BLEXIT: Women of Color Abandon Pocahontas in Nevada After Being ‘Routinely Silenced’ by the Campaign

Five women of color have recently announced their departure from the Nevada campaign of Sen. Elizabeth “Pocahontas” Warren (D-MA), declaring that they were “routinely silenced” and only kept around for the purposes of tokenism.

“During the time I was employed with Nevada for Warren, there was definitely something wrong with the culture,” said Megan Lewis, a field organizer who joined the Warren campaign in May and left in December.

“I filed a complaint with HR, but the follow-up I received left me feeling as though I needed to make myself smaller or change who I was to fit into the office culture,” Lewis added.

“I felt like a problem — like I was there to literally bring color into the space but not the knowledge and voice that comes with it,” said an anonymous field organizer who recently left the campaign to Politico.

“We all were routinely silenced and not given a meaningful chance on the campaign. Complaints, comments, advice, and grievances were met with an earnest shake of the head and progressive buzzwords but not much else,” she added.

The other three black women who left the campaign would not comment publicly about their experiences, with one claiming she feared professional ramifications in a field that already makes it difficult for a female woman of color to get ahead.

The upcoming Nevada caucus takes place on Feb. 22 and is the third contest after Iowa and New Hampshire. These defections may deeply hurt the Warren campaign’s performance in the caucus because Nevada is the first contest where diversity will be a serious factor, after the largely white Iowa caucus and New Hampshire primary are concluded.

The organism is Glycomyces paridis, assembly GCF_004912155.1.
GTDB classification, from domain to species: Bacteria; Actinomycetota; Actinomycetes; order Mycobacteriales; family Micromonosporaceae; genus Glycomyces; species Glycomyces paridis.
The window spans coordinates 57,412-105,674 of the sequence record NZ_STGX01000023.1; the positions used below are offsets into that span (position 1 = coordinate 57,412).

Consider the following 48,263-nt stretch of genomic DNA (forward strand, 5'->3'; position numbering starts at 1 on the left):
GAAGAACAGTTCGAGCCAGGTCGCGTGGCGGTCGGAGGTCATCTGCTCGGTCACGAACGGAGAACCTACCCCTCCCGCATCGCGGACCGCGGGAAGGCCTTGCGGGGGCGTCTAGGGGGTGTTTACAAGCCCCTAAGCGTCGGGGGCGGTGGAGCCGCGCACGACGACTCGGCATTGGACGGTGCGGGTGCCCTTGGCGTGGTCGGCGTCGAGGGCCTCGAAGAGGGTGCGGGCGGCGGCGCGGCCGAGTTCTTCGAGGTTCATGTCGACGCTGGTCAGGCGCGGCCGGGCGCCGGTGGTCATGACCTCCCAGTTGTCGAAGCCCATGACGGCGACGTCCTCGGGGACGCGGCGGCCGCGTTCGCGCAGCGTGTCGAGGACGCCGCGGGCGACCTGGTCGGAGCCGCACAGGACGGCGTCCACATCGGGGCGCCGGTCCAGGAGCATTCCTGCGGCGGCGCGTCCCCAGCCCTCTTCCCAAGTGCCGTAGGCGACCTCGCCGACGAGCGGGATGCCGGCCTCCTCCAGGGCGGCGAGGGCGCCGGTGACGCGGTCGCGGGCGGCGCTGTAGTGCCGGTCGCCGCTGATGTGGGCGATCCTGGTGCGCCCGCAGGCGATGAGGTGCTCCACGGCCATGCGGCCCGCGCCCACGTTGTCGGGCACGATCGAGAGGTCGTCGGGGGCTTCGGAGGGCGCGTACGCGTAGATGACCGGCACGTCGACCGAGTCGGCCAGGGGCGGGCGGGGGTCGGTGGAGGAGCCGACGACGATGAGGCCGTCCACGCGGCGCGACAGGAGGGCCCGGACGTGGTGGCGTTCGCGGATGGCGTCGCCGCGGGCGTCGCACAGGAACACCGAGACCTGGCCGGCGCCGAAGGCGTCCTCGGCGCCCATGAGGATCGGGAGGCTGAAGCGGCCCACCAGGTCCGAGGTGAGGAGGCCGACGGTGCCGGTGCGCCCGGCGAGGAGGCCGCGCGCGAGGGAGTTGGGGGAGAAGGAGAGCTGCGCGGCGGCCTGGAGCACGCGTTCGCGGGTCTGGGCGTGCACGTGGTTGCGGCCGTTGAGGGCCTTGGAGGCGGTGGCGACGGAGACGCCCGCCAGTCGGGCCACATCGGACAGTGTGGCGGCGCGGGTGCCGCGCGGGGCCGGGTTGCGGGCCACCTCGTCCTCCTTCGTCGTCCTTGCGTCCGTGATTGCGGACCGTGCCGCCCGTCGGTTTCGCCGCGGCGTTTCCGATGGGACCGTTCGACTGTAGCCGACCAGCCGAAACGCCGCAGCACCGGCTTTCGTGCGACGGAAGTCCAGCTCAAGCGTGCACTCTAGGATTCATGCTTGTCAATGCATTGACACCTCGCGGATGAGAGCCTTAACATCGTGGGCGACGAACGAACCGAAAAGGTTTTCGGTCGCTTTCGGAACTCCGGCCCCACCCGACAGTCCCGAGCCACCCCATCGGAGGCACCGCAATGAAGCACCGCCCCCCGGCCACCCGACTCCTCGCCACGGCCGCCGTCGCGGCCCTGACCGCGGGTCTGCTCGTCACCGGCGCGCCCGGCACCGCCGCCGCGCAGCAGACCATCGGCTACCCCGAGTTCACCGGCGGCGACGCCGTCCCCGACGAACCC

Lewis hopes that by speaking out, she can help the campaign get in order and turn around their lack of momentum. Warren came in a distant third in the Iowa caucus, and she is not expected to do much better in the New Hampshire primary if the polling is any indicator.

“Every election will always be the most important election of our lifetimes,” Lewis said. “Organizing culture needs to change because the fact is our well-being is more important than any election. I hope this starts a conversation that helps facilitate personal reflection about ways we can change campaign culture.”

However, the campaign does not seem willing to take accountability for their actions. They are denying that they have any problems when it comes to putting minorities into leadership position.

“We strive for an inclusive environment and work hard to learn and improve,” Warren campaign spokesperson Kristen Orthman said in a statement.

“We have an organization of more than a thousand people, and whenever we hear concerns, we take them seriously. It’s important that everyone who is part of our team has a voice and can be heard. That’s why we are proud that we have a unionized staff and clear processes for issues to be addressed,” she added.

But according to the black women of color, those issues are not being addressed, and this is more bad news for a Warren campaign that has been stagnant for months.

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